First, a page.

Marketing For The Future November 2016 - Page 30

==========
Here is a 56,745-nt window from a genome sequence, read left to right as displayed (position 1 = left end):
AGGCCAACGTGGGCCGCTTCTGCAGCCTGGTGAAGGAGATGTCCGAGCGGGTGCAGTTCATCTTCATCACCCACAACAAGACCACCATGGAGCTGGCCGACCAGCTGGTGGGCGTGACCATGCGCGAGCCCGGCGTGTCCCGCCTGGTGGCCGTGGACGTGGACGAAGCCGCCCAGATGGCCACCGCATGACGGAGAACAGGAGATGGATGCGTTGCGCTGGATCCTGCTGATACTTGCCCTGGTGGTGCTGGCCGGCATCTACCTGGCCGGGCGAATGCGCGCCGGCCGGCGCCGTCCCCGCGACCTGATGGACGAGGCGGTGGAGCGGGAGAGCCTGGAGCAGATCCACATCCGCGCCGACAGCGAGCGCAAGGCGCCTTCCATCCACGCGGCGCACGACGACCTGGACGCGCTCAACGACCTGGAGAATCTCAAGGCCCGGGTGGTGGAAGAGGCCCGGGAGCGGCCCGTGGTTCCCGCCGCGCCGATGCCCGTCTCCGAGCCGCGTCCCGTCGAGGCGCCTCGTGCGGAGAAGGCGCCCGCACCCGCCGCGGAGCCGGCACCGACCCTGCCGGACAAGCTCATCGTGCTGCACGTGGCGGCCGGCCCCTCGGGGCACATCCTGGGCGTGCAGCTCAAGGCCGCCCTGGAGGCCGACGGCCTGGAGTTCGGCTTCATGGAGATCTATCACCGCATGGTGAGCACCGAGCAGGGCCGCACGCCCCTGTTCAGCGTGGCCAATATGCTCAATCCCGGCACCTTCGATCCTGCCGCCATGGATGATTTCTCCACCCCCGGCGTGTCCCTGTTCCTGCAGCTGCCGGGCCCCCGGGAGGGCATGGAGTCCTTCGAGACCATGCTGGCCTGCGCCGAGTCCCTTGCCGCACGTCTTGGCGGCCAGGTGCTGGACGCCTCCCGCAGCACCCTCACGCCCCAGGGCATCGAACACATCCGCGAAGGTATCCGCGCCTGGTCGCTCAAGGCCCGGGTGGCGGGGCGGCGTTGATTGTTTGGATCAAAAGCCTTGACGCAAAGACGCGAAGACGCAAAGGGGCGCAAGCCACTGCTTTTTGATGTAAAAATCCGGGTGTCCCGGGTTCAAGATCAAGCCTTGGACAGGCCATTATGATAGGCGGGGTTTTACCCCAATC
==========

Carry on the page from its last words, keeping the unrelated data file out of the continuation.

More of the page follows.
SMALL DATA: LESSONS FROM THE CONSUMER GOODS RETAIL INDUSTRY JONATHAN FRANCX & GUIDO ROJER, JR. MSC One of the many lessons learned from the aftermath of the economic recession of 2008, came from the consumer good retail industry. The entire industry depends on the disposable income of middle class spenders, which were particularly affected in these past years. Supermarkets especially felt the crisis due to the fact that most consumers thought twice about every penny spent. In a recovering economy, supermarkets won’t sell more than is absolutely needed, seeing as the majority of people can’t afford spending money on excessive and luxury items. An important step in this process is to make sure all products are available for clients to purchase. If due to unavailability of specific products customers are unable to buy the products they are looking for, both the retailers and suppliers risk parts of their business. A study done based on the financial crisis of 2008 A study done based on the financial crisis of 2008 by Che, Chen, and Chen (2012) found that: “… when product unavailability due to OOS is not taken into account consumer reactions tend to be underestimated.” which is an example that highlights the influence OOS has on supermarkets even though the problem of stock outs has existed for much longer than this period. An OutOf-Stock (OOS) or the lack of On-Shelf-Availability (OSA) of products in supermarkets can lead to the demise of the business. Customers will be unable to buy products which are not on stock, or if they are on stock but not o FR6VfW2F2v&W7VB7B6W2B7BgWGW&R'W6W72bFWFV6FRF7V'7FGWFR7WW&&WG2W&VFǒF27GVG2VƗFFfR7GVGFFRv&w0b7WW&&WG2FR6Bb7W&:vFPvW'2bFffW&VB7F&W2FR6BvW&P7W'fWVB&FW"F&WfVFV"7G&FVvW0Fv&G2Frv4Br2vPW6VB7&W7vV( 2FFǗ627&B6&6Fr&FW"FǗ6RFRFFvVBg&ЧFW6RFW'fWw2FW&R&RGv67W&FR6WF2&FW"FFW&P3&WFrf"FRgWGW&P